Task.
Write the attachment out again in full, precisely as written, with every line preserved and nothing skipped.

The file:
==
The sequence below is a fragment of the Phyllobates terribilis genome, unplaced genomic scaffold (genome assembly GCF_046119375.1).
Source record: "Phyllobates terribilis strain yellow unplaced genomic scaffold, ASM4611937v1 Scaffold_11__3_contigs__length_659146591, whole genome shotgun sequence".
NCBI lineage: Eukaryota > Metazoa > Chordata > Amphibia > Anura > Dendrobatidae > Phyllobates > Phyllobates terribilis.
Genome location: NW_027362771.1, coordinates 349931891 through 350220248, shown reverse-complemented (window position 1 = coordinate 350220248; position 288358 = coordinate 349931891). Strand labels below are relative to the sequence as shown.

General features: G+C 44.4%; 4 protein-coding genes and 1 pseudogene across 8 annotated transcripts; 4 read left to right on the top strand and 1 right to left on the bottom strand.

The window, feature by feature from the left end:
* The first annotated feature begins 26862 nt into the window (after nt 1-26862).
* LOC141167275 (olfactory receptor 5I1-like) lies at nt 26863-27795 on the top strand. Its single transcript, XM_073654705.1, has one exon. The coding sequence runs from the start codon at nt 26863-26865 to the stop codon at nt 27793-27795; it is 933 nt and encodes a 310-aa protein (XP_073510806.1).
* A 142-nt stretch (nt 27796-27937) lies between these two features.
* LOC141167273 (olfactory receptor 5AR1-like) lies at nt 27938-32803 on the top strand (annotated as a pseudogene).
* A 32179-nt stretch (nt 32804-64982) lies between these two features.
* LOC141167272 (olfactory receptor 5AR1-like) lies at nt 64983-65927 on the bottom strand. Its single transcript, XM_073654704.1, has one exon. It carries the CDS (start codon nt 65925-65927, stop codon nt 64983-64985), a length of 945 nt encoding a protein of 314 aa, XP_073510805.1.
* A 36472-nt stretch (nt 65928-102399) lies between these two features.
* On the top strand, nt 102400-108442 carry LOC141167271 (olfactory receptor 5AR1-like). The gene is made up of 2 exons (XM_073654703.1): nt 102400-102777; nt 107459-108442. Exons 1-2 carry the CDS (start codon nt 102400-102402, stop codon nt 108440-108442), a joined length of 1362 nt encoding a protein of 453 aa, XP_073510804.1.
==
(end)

The sequence below is a fragment of the Phyllobates terribilis genome, unplaced genomic scaffold (genome assembly GCF_046119375.1).
Source record: "Phyllobates terribilis strain yellow unplaced genomic scaffold, ASM4611937v1 Scaffold_11__3_contigs__length_659146591, whole genome shotgun sequence".
NCBI lineage: Eukaryota > Metazoa > Chordata > Amphibia > Anura > Dendrobatidae > Phyllobates > Phyllobates terribilis.
Genome location: NW_027362771.1, coordinates 349931891 through 350220248, shown reverse-complemented (window position 1 = coordinate 350220248; position 288358 = coordinate 349931891). Strand labels below are relative to the sequence as shown.

General features: G+C 44.4%; 4 protein-coding genes and 1 pseudogene across 8 annotated transcripts; 4 read left to right on the top strand and 1 right to left on the bottom strand.

The window, feature by feature from the left end:
* The first annotated feature begins 26862 nt into the window (after nt 1-26862).
* LOC141167275 (olfactory receptor 5I1-like) lies at nt 26863-27795 on the top strand. Its single transcript, XM_073654705.1, has one exon. The coding sequence runs from the start codon at nt 26863-26865 to the stop codon at nt 27793-27795; it is 933 nt and encodes a 310-aa protein (XP_073510806.1).
* A 142-nt stretch (nt 27796-27937) lies between these two features.
* LOC141167273 (olfactory receptor 5AR1-like) lies at nt 27938-32803 on the top strand (annotated as a pseudogene).
* A 32179-nt stretch (nt 32804-64982) lies between these two features.
* LOC141167272 (olfactory receptor 5AR1-like) lies at nt 64983-65927 on the bottom strand. Its single transcript, XM_073654704.1, has one exon. It carries the CDS (start codon nt 65925-65927, stop codon nt 64983-64985), a length of 945 nt encoding a protein of 314 aa, XP_073510805.1.
* A 36472-nt stretch (nt 65928-102399) lies between these two features.
* On the top strand, nt 102400-108442 carry LOC141167271 (olfactory receptor 5AR1-like). The gene is made up of 2 exons (XM_073654703.1): nt 102400-102777; nt 107459-108442. Exons 1-2 carry the CDS (start codon nt 102400-102402, stop codon nt 108440-108442), a joined length of 1362 nt encoding a protein of 453 aa, XP_073510804.1.